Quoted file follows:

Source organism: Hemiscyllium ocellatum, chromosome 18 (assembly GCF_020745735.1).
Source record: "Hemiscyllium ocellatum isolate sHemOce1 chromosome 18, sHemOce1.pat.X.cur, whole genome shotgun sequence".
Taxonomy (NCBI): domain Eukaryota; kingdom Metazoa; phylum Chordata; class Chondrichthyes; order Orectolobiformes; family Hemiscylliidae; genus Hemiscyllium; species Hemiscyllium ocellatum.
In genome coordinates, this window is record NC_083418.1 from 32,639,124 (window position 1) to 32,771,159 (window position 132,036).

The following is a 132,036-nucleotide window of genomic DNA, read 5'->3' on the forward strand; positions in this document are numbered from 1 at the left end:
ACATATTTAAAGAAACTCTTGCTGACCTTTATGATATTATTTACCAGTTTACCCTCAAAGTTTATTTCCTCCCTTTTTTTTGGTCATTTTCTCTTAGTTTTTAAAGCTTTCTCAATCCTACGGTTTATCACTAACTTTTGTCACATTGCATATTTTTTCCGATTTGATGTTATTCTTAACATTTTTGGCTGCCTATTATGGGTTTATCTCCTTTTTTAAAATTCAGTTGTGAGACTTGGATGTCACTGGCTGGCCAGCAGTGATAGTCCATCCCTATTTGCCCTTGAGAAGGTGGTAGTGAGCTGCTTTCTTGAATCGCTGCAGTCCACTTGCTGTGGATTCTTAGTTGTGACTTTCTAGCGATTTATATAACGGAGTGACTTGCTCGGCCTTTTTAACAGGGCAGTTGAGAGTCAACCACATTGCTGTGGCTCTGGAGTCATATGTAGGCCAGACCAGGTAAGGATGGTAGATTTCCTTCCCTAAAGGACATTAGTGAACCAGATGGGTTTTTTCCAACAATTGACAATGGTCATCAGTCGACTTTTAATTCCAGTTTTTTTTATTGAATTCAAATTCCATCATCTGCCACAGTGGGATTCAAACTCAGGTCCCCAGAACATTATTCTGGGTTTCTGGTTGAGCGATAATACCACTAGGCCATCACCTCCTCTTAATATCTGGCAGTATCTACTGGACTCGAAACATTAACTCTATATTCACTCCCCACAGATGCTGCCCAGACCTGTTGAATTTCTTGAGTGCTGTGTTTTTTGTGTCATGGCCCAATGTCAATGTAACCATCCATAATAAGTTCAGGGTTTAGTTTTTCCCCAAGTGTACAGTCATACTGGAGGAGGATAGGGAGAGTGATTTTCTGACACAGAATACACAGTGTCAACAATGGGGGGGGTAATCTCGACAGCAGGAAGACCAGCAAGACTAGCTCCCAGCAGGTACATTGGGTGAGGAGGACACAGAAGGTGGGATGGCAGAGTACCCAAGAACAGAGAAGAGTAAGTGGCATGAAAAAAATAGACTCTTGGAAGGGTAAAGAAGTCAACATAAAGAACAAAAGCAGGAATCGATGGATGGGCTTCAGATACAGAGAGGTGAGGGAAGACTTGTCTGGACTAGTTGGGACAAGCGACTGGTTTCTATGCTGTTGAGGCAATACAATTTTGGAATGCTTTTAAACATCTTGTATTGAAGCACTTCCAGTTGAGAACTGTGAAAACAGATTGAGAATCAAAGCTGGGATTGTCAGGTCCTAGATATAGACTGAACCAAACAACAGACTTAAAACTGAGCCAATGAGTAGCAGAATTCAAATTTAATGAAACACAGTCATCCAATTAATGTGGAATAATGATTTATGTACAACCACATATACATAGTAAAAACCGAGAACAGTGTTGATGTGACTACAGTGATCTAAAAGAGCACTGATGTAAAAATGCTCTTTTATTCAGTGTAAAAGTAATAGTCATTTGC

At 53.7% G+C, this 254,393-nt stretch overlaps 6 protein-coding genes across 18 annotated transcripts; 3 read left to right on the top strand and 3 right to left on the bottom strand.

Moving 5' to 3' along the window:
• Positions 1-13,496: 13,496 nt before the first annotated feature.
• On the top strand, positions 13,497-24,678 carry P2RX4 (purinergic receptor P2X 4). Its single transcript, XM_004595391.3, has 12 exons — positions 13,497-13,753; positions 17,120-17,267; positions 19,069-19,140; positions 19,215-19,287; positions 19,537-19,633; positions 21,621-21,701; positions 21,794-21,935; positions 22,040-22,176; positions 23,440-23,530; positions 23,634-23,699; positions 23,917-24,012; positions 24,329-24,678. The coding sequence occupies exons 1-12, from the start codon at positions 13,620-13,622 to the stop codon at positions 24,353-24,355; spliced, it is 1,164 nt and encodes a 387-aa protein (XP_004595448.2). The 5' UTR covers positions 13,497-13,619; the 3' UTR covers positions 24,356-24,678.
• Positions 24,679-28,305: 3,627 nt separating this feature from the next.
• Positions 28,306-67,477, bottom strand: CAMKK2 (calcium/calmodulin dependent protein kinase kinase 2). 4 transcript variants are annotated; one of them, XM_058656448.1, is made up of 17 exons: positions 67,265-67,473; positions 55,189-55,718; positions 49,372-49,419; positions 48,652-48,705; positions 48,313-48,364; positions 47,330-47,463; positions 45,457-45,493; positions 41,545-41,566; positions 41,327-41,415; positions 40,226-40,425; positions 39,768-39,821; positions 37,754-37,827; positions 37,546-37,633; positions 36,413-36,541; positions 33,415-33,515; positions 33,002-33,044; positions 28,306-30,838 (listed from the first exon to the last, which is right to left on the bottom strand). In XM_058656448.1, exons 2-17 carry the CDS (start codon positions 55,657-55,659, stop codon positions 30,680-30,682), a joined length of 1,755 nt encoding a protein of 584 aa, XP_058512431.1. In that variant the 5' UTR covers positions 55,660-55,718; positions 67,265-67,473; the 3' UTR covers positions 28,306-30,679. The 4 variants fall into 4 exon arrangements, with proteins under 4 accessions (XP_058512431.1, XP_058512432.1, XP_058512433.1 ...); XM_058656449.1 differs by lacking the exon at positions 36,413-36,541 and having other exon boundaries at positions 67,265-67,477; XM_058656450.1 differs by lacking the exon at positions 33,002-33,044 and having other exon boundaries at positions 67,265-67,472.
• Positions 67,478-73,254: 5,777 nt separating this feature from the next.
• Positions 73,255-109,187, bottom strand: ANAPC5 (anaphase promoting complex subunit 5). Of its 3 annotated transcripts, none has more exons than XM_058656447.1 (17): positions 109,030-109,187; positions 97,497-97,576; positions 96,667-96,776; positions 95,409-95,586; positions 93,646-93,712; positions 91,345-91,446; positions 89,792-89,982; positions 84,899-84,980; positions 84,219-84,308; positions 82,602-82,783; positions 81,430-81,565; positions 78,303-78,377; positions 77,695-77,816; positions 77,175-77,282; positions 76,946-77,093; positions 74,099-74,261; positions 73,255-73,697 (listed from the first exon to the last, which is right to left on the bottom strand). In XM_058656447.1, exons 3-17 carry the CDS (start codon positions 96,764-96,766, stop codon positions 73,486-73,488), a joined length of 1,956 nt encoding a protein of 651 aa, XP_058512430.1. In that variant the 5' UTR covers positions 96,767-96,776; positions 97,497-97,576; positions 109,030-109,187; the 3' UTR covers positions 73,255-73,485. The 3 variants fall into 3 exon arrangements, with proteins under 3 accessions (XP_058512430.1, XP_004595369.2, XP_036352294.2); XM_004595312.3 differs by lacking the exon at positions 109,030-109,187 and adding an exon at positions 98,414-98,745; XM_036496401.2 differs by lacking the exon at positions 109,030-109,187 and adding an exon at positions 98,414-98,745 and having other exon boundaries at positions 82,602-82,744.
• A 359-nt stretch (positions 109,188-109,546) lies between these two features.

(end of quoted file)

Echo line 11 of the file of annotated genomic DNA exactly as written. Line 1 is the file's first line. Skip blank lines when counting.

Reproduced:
• Positions 24,679-28,305: 3,627 nt separating this feature from the next.